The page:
Teens influenced by peers' gross sex, drugs misperceptions
A new study has indicated that teens overestimate how often their peers participate in risky sexual and drug-related behaviors, and those misperceptions may cause them to adjust their own behaviors to conform to social norms that don't exist.
Washington: A new study has indicated that teens overestimate how often their peers participate in risky sexual and drug-related behaviors, and those misperceptions may cause them to adjust their own behaviors to conform to social norms that don't exist.
The study conducted at University of North Carolina at Chapel Hill and Stanford examined the perceptions and behaviors of 235 10th grade participants at a suburban, middle-income high school.
Senior investigator Mitch Prinstein, John Van Seters Distinguished Professor of Psychology at UNC-Chapel Hill, said that the behavior of all types of kids are grossly misunderstood or misperceived by adolescents, not just the jocks and the popular but also the brains and the burnouts.
According to the study In fact, jocks and popular teen-agers - the two social groups seen as having the greatest potential of influencing others' behaviors - reported levels of sexual and legally deviant behaviors that were not significantly different from either the burnout or brainy groups.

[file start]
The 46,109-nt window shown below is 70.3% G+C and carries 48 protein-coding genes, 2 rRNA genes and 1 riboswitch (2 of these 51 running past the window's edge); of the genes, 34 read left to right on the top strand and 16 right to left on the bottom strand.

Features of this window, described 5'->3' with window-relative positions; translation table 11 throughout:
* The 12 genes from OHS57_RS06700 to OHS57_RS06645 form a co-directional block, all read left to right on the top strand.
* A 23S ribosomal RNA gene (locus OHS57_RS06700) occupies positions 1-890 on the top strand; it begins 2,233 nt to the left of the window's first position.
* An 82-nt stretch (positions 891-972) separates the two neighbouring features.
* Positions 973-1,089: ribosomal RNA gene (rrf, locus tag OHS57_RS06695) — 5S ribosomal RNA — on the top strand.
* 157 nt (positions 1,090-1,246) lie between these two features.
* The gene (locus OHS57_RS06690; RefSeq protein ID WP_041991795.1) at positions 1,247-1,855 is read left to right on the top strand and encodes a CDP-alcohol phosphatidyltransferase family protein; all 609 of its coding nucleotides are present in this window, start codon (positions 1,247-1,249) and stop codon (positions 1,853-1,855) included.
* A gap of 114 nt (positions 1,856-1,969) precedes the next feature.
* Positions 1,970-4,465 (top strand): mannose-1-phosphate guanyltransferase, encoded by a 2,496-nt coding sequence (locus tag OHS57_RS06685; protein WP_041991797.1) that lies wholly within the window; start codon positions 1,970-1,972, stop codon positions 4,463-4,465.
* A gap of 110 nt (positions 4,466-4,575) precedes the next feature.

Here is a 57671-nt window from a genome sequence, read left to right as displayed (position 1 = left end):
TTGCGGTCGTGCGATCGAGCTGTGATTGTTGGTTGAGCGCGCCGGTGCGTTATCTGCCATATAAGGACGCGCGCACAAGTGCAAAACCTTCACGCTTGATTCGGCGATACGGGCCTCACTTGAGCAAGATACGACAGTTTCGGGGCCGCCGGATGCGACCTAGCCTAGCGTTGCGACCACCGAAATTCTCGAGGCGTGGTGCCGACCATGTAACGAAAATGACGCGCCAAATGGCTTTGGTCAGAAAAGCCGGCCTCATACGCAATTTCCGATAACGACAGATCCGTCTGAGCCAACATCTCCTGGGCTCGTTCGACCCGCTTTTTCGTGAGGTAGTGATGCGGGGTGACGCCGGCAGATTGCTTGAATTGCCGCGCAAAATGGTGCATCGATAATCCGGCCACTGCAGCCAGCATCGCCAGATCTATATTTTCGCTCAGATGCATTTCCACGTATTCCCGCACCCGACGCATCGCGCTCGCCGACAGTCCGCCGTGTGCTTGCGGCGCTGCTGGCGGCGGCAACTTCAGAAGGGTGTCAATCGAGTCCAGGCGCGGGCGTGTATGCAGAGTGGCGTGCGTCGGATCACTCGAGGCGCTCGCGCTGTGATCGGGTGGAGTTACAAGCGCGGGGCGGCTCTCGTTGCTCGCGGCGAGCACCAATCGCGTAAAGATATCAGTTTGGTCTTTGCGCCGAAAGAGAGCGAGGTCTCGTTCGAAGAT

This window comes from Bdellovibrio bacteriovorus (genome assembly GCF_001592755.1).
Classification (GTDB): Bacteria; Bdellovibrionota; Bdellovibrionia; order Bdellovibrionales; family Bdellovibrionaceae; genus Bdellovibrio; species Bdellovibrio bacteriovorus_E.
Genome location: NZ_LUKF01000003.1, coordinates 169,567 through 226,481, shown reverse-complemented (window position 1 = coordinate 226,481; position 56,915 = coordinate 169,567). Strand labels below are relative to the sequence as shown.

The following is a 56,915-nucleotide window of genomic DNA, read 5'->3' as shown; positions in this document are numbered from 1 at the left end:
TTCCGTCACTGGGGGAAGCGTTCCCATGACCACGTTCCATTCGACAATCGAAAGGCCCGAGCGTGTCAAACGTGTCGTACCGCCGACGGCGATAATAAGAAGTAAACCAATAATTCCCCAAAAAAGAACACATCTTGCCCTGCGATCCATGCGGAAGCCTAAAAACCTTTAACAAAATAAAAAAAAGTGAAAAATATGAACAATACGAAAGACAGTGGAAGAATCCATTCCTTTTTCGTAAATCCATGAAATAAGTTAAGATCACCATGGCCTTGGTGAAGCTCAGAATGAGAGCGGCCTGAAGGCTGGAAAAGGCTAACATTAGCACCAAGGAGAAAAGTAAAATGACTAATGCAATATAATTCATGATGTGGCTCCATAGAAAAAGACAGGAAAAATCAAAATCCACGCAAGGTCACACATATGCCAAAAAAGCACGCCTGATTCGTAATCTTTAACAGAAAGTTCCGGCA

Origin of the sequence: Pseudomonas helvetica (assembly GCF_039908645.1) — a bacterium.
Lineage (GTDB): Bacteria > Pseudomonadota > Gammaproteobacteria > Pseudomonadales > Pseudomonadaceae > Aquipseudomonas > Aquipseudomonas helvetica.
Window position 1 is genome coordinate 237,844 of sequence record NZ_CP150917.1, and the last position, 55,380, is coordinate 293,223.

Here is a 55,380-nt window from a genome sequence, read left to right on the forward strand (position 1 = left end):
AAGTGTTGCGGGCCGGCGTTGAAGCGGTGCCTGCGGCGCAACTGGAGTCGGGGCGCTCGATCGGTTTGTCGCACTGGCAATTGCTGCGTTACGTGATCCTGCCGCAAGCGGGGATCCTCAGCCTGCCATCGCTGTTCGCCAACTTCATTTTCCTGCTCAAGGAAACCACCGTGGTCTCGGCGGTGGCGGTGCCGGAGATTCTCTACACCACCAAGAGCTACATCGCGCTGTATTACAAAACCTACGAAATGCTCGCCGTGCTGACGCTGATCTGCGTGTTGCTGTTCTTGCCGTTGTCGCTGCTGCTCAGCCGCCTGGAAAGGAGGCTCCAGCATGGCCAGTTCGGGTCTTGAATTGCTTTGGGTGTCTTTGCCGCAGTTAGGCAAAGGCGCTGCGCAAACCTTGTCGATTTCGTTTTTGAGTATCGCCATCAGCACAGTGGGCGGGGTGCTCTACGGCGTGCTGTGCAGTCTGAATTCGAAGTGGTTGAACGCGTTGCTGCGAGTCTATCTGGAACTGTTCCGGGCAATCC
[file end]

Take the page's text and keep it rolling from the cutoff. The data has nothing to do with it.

Prinstein said that the results of the study offers bad news for popular peers by demonstrating that they don't party and have sex as much as people think they do.
Researchers found that the increases in substance use that high schoolers reported during the 2.5-year study, for instance increases in cigarette, marijuana, and alcohol use was predicted by their perceptions of what the popular students were doing: That is, those who believed popular peers were engaging in these behaviors more in 9th grade were at higher risk, two years later in 11th grade, of engaging in the same behaviors. Those with higher perceptions of their popular peers' substance use at the outset in 9th grade had steeper increases of their own drug use over time, suggesting that these misperceptions contribute to risk behavior.
The study is published by the American Psychological Association.